"We did not want to come here," says Mr. Mngadi, who led resistance to the demolition of Roosboom. "But if you refused, the government would just steamroll your house."
Some observers hoped that such strong-arm tactics would be abandoned in July 1980, when Dr. Pieter Koornhof, the minister of cooperation and development, promised an end to forced removals.
But the next month, according to AFRA documents, several carloads of government officials and police converged on Umbulwane, a black residential area in the "white" city of Ladysmith. The officials reportedly told the black people to leave, and bulldozed a number of dwellings.
The officials returned later in the year and, according to residents, knocked down a few more homes. Indeed, a number of partly demolished structures can still be found in Umbulwane at this writing.
Moreover, residents of Umbulwane say they have no other place to go if they are kicked out of their houses -- despite government assurances that alternative sites are provided as a matter of policy.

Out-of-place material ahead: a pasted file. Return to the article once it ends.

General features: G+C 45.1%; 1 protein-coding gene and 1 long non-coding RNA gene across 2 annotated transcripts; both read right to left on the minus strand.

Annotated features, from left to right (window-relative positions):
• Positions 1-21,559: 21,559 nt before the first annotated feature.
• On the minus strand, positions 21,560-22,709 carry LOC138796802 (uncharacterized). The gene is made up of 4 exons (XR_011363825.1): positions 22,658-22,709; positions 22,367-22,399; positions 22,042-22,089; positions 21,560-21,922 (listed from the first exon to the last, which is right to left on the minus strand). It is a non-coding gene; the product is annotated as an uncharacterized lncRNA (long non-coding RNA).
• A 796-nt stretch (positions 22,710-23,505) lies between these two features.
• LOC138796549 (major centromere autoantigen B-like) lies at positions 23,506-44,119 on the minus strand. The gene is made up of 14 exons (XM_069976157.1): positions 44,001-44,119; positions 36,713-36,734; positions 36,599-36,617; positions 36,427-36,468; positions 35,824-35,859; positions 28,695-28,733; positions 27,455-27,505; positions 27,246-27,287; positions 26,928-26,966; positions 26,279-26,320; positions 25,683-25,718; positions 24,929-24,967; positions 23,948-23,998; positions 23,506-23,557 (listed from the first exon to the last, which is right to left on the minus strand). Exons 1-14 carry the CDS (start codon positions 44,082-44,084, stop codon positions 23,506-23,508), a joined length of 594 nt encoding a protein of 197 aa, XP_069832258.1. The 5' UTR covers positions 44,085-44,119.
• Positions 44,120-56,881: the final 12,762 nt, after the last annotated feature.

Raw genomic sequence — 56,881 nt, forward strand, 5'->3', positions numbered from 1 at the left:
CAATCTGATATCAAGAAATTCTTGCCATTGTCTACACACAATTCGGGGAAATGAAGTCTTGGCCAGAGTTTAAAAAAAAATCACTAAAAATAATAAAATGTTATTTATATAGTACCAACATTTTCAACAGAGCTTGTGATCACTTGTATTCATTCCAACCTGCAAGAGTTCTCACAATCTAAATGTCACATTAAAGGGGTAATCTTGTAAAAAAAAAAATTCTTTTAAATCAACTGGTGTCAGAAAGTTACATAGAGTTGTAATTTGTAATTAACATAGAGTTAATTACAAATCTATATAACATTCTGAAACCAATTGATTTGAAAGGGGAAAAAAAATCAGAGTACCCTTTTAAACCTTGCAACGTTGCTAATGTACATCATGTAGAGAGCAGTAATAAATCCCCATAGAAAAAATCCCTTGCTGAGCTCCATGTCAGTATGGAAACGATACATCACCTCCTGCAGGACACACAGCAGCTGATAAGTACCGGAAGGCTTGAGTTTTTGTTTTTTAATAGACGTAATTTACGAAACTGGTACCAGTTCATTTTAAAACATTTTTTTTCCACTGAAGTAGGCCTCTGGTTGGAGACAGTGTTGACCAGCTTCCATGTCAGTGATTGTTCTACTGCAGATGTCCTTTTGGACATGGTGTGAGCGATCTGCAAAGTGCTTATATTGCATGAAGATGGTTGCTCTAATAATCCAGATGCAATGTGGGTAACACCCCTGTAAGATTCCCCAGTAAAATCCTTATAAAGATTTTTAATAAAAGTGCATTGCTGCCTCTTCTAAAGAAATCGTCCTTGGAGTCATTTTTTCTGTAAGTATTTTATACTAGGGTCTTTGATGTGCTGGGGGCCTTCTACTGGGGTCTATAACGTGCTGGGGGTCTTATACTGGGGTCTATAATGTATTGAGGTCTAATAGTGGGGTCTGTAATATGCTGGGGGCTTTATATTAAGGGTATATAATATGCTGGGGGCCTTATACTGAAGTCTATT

The Umbulwane incident notwithstanding, some experts say they do detect a new government approach to removals.
But it is not a softening, says Sheena Duncan, an official of the Black Sash women's organization. "All that has changed," she says, "is that the government has gotten a lot more skilled in persuading people to move." And she gestures to indicate that the word "persuading" should be placed in quotation marks.
This new skill was first applied in Jan Kemp Dorp, a small farming town in the northern Cape Province. Government officials have for years tried to remove some 3,000 blacks from a black township called Valspan, on the outskirts of the town.